Skip to main content

Sapphire Radeon RX 6600 XT Pulse Review: Compact and Just as Fast

Basically a reference design for RX 6600 XT

Sapphire Radeon RX 6600 XT Pulse
(Image: © Tom's Hardware)

Some people want an in-your-face graphics card with laser beams coming out the ports; others prefer something a little less ostentatious. Sapphire's Pulse line caters to the latter, with no fancy lights but with a competent cooling setup that runs just as quiet as some larger cards. If you don't have a case window, or you're looking for a smaller card that can fit a mini-ITX build, this might be the RX 6600 XT for you.

(Image credit: Tom's Hardware)

Performance comparisons are largely meaningless with the sort of factory overclocks we've seen so far. Theoretically, the ASRock Phantom Gaming has a 2% advantage in clock speed, plus a 10% higher power limit, but it didn't really matter in actual testing. Across our entire test suite, we only saw an average performance difference of 0.5%. Of course, no one would notice that in real-world gaming, and even in benchmarks, it's not really significant. Plus, Sapphire offers Trixx Boost as a way to potentially hit much higher frame rates if you want to use upscaling on pretty much any game out there.

What it really boils down to is the type of graphics card you're looking to buy. Actually, what it really comes down to is availability — everything continues to sell out, even at retail stores, so unless you're willing to wait quite a while, your options are going to be limited to whatever you can find. But if you care about looks and bling, there are better cards out there — including Sapphire's Nitro+.

AMD's RX 6600 XT performs fine in nearly any game out there, especially if you're only looking to run at 1080p. The only real exception is games with ray tracing, particularly games that use a lot of RT effects (e.g., Cyberpunk 2077, Control, or Minecraft). If you want to play games with ray tracing on, Nvidia's GPUs remain the better choice, and you can typically find the RTX 3060 for roughly the same price as the RX 6600 XT. If all you want is a new GPU that's efficient and hopefully won't cost much more than $400, the RX 6600 XT is one of only a few options. Until the GPU and component shortages ease up, that's about the best we can get.

MORE: Best Graphics Cards

MORE: GPU Benchmarks and Hierarchy

MORE: All Graphics Content

Jarred Walton

Jarred Walton is a senior editor at Tom's Hardware focusing on everything GPU. He has been working as a tech journalist since 2004, writing for AnandTech, Maximum PC, and PC Gamer. From the first S3 Virge '3D decelerators' to today's GPUs, Jarred keeps up with all the latest graphics trends and is the one to ask about game performance.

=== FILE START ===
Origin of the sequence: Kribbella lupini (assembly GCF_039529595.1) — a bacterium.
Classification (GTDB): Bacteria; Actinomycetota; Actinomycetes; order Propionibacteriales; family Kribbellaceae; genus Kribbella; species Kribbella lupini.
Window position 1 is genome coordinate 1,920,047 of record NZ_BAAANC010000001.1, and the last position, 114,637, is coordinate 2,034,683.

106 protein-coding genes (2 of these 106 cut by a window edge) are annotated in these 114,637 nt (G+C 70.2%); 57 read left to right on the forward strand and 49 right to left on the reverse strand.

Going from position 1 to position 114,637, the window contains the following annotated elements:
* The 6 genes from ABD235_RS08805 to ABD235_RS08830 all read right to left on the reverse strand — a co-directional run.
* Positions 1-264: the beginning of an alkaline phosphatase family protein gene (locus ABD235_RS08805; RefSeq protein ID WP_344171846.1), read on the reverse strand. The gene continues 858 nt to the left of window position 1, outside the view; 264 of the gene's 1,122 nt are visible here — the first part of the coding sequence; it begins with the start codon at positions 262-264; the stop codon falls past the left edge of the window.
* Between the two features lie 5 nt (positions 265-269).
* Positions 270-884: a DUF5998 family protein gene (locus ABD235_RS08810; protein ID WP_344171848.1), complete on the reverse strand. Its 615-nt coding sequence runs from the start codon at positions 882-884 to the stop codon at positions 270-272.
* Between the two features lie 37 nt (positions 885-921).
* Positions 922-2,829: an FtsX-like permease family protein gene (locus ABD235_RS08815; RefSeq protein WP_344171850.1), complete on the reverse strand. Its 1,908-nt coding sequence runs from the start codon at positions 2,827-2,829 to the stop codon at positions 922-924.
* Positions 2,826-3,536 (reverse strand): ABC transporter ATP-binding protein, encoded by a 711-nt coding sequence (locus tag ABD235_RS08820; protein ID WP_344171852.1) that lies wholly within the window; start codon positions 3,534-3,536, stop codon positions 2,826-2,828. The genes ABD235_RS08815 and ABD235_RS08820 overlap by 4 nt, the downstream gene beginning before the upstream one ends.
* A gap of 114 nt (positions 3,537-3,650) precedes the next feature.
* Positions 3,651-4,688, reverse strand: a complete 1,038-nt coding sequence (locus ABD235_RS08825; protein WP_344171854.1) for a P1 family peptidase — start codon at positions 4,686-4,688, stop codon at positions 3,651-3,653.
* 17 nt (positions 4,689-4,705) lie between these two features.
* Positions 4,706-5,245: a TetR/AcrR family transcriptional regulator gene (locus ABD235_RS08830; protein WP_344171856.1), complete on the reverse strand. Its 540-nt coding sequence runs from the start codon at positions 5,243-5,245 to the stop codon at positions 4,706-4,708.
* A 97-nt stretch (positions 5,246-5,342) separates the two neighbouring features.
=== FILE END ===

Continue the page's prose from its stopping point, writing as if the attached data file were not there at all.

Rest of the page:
• logainofhades
    No bling and few extras isn't exactly a con, nor is its performance, at higher resolutions, as it was marketed as a 1080p card.
    Reply
  • Yuka
    One super important point about Sapphire cards: they have upsampling built in into TRIXX. It may not be FSR or DLSS, but you can upscale ANY game you want through it using the GPU. I have no idea how it does it, but you can.

    Other than that, this card looks clean and tidy. Not the best looking Sapphire in history, as that one goes to the original RX480 Nitro+ IMO. What a gorgeous design it was. I wish they'd use it for everything and get rid of the fake-glossy plastic garbo they've been using as of late.

    Regards.
    Reply
  • JarredWaltonGPU
    Yuka said:
    One super important point about Sapphire cards: they have upsampling built in into TRIXX. It may not be FSR or DLSS, but you can upscale ANY game you want through it using the GPU. I have no idea how it does it, but you can.

    Other than that, this card looks clean and tidy. Not the best looking Sapphire in history, as that one goes to the original RX480 Nitro+ IMO. What a gorgeous design it was. I wish they'd use it for everything and get rid of the fake-glossy plastic garbo they've been using as of late.

    Regards.
    Wow! It's almost like you ... didn't read the review. LOL

    I talk quite about about Trixx Boost and even ran benchmarks with it enabled at 1440p, FYI.
    Reply
  • Yuka
    JarredWaltonGPU said:
    Wow! It's almost like you ... didn't read the review. LOL

    I talk quite about about Trixx Boost and even ran benchmarks with it enabled at 1440p, FYI.
    I did read it; I must have omitted it from my mind :P

    Apologies.
    Reply
  • TheAlmightyProo
    Yuka said:
    One super important point about Sapphire cards: they have upsampling built in into TRIXX. It may not be FSR or DLSS, but you can upscale ANY game you want through it using the GPU. I have no idea how it does it, but you can.

    Other than that, this card looks clean and tidy. Not the best looking Sapphire in history, as that one goes to the original RX480 Nitro+ IMO. What a gorgeous design it was. I wish they'd use it for everything and get rid of the fake-glossy plastic garbo they've been using as of late.